Papapietro Perry Winery recently raised $6,000 for the Redwood Empire Food Bank by donating $2 for every bottle of wine sold directly from the winery.
CEO and co-owner of Papapietro Perry Winery, Renae Perry, said the decision to raise funds for hunger relief stemmed from when she was watching TV and saw how many people were waiting in line to get food for their family.
“We are obviously humans and feeling terrible for all of the people who are suffering as a result of losing their jobs. I happened to be watching TV, and seeing the lines of people at food banks just broke my heart,” Perry said.
She said she felt for all of the people forced to wait in lines for hours in order to get food.
“I just can’t stand the thought of children going to bed hungry and people panicking about how to feed their family,” she said. “It (the fundraiser) seemed like something we could do to try to help.”
After setting up the $2 donation per bottle purchase, the program took off.
“In the best of times, Papapietro Perry is known for food and wine experiences. We felt a calling to make sure that our neighbors are being fed,” Perry said in a press release from the winery.
Perry said they chose to donate the funds to the Redwood Empire Food Bank because of the food bank’s wide reach in food distribution.
“I have some experience with them from the Wine Road,” Perry said. “I was the president of the Wine Road for several years, and so I was familiar with what they do, and I know that they feed into other food pantries. They are the main source so rather than going to the smaller ones, we went to them,” Perry said.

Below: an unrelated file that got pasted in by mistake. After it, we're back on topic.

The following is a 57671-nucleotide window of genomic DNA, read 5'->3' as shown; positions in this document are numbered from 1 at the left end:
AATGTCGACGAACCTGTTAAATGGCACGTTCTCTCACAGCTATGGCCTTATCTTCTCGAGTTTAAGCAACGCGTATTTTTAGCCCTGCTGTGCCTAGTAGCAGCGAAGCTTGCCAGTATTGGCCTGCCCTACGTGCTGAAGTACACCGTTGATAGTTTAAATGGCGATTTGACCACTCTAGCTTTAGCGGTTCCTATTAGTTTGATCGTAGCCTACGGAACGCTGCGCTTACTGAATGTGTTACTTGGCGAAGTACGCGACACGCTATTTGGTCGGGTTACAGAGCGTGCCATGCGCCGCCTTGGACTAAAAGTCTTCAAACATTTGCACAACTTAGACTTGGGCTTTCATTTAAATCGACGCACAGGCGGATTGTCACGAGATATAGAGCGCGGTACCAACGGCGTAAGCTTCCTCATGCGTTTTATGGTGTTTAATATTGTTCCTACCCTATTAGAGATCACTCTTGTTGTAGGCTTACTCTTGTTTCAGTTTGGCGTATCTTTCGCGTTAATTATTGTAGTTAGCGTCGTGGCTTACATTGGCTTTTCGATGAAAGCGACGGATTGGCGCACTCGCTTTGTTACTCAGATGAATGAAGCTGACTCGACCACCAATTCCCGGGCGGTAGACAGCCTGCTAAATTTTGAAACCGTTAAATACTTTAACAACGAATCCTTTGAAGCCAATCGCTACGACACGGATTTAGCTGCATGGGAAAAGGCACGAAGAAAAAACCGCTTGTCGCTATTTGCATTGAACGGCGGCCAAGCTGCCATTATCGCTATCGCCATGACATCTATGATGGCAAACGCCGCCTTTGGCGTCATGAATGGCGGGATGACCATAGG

The Redwood Empire Food Bank helps feed people from Sonoma County all the way up to the Oregon border and in the past has served 82,000 seniors and families annually.
Food bank CEO David Goodman said in a press release that that number is expected to double in the next few months because of the economic impact of the pandemic.
“Since the start of this crisis, participation at our distribution sites has increased by up to 200%. Over the coming weeks and months, the number of people we serve in an average year will double, from 82,000 to 164,000.”
Once the winery raised the funds, Perry cut a check at the end of May for the food bank.
When asked where you can find those giant checks, she laughed and said you can get them made at a local printer in town.
“They were quite kind about it; they have a template and they discounted it a little bit since it was a donation,” Perry said.
This wasn’t the winery’s first time helping local nonprofits. Previously, the winery has helped with donations for the K-9 Companions for Independence with a “Dogs for Dogs” weekend event where they sold hot dogs to raise funds for the group.
Perry said they like to give from the heart and not just give for others to pat them on the back.
The family-owned winery in Dry Creek Valley specializes in Russian River Valley Pinot Noir. Owners Ben and Yolanda Papapietro and Bruce and Renae Perry first became involved with wine making when they started it as a hobby in their San Francisco basement in 1980.
During the shutdown, the winery has been doing virtual video wine tastings. They reopened on May 30 for reserved tastings on their outdoor patio.